Steve Rooks began his dance training in Washington D.C. with Jan Van Dyke and Greg Reynolds, after graduating with honors from Dartmouth College. He joined the Martha Graham Dance Company in the summer of 1981, and was a Principal Dancer with the company until 1991. Mr. Rooks has appeared in the Metropolitan Opera House presentation of Martha Graham's Diversion of Angels televised for "Celebrate! 100 Years of the Lively Arts at the Met". He has appeared in television commercials, and as a featured dancer on the television special, "The Martha Graham Company in Japan." In October 1989, Mr. Rooks’ solo, Outside was selected to be presented in the New Choreographers series during the Graham Company's fall season at the City Center Theater in New York, and one of his works, Cool River became a part of that company's 1996-1997 Repertory after its World Premiere at Lincoln Center in August 1996.
Mr. Rooks has been a guest artist with the Hakodate Ballet in Japan, and toured with the Morning Star Classical Biblical Theater in their 1996 International Tour to Israel. He has portrayed Joseph in the 1996 International Christmas Television Special of Billy Graham Ministries, and in May 1997 appeared as a guest artist with the Great Day Chorale in their performance at Carnegie Hall. He was also the recipient of a Vassar Research Grant for an Artist Residency in Riga, Latvia in May 2002.
Mr. Rooks is currently Resident Choreographer and Associate Professor of Dance at Vassar College, and was one of the founding faculty members for the Dance Degree Program at Howard University. He is also a Guest Instructor at the Alvin Ailey and Martha Graham Schools of Dance. He was a 2001 Artist-in-Residence at the North Carolina School of the Arts, and has been a member of the International Association of Blacks in Dance. Mr. Rooks has taught internationally at several dance festivals and as a guest instructor for the Alvin Ailey American Dance Theater, the Martha Graham Dance Company, the Symposium on Dance at Yale University and others. Mr. Rooks would like to thank Jesus Christ for all that has happened to him.
LeAnne: For ten years, you were a principal dancer with Martha Graham. What was that experience like?
Steve: It was a formidable experience—to have the opportunity to study under the tutelage of one of the leading artists of the 20th century. Even in her latter years, when many of her works lacked the searing impact of some of her earlier classics (like "Appalachian Spring", "Cave of the Heat", "Primitive Mysteries"), Martha’s concept of theater and the dramatic use of the stage space was unparalleled. Her approach to dance still impacts my teaching and creativity to date (under a great shadow!) and at a time when this term has lost a lot of credibility, she was truly a “genius.”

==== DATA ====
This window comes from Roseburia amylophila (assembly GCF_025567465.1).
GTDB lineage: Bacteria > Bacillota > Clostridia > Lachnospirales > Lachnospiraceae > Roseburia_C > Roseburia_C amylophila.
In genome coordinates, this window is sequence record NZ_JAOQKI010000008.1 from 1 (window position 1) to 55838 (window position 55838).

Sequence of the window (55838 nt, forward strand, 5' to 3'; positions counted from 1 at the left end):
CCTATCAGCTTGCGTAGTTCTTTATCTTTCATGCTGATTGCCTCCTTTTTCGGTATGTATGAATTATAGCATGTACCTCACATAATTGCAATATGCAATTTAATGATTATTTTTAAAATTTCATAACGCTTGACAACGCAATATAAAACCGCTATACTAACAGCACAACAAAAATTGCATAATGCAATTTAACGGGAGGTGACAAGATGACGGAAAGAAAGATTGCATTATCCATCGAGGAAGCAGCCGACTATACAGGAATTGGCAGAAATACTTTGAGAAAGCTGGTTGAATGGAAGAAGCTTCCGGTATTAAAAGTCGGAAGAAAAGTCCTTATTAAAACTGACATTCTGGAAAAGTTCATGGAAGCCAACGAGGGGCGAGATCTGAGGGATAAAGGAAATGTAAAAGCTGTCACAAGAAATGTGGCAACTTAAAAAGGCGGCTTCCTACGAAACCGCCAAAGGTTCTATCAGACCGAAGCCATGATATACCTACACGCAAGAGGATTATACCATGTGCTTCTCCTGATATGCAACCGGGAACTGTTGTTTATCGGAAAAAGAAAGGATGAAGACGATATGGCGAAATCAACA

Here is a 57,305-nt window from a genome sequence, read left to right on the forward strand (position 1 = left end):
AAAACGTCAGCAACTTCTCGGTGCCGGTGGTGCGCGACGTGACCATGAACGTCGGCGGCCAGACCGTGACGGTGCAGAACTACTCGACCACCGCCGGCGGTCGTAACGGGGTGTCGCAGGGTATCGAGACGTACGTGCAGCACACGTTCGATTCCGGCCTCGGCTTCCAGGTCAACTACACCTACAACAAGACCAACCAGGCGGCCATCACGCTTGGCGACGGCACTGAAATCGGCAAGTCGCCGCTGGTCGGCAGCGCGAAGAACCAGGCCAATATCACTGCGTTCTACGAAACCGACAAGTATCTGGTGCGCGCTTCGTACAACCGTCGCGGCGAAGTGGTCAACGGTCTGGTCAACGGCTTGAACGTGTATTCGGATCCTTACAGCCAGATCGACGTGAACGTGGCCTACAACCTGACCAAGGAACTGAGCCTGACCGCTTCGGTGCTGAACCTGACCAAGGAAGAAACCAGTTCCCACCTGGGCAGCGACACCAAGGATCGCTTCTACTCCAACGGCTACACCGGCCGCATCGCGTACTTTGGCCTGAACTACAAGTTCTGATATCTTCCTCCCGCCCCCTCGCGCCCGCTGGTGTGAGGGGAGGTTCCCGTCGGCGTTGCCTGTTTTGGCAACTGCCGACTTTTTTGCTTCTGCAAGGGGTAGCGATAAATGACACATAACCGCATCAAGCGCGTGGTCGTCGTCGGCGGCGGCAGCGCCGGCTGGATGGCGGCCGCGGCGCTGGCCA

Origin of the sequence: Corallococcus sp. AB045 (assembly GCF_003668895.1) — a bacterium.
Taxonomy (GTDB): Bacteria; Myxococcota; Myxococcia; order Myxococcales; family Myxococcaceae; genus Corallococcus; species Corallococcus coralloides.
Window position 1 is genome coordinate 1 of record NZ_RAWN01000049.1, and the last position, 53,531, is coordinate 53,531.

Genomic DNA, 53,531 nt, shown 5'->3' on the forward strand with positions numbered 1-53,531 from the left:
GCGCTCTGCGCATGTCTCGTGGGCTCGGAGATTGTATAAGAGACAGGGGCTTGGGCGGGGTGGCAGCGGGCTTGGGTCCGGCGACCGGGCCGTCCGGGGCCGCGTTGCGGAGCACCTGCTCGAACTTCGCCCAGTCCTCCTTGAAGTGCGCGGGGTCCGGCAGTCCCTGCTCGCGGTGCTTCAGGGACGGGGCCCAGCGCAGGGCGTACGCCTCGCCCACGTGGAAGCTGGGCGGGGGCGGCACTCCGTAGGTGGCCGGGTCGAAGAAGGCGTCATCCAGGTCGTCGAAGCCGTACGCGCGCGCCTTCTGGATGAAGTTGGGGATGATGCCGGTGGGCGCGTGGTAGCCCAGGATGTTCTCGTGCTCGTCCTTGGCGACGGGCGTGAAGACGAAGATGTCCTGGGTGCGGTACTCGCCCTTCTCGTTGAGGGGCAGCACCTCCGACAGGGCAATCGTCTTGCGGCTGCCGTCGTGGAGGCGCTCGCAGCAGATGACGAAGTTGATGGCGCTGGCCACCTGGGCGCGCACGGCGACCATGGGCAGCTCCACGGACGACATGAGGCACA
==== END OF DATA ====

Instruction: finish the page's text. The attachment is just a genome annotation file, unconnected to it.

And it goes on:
LM: You're an Associate Professor of Dance and Resident Choreographer at Vassar College, and you teach regularly elsewhere as well. How would you encourage your students and other artists trying to live their Christian faith in the world?
SR: The call to be light and salt (a “witness”) in the dance world is no different from the call to live out one’s faith as a lawyer, a stay-at-home parent, a plumber, or a pastor. So much of our effectiveness as a believer is how we approach and execute our craft. There is a scripture that has been a kind of “blue print” for my walk—Colossians 3:23-24 says:
"Whatever you do, work at it with all your heart, as working for the Lord, not for men, since you know that you will receive an inheritance from the Lord as a reward. It is the Lord Christ you are serving."
The bottom line is that we need to pursue excellence and integrity in our work not to make us look good, but to give God glory. Once people find out that you are a follower of Christ, your life immediately goes under a microscope (and that is a good thing!). We need to reveal God’s nature in how we approach life in our successes—and in our failures.
More from Steve Rooks on Thursday.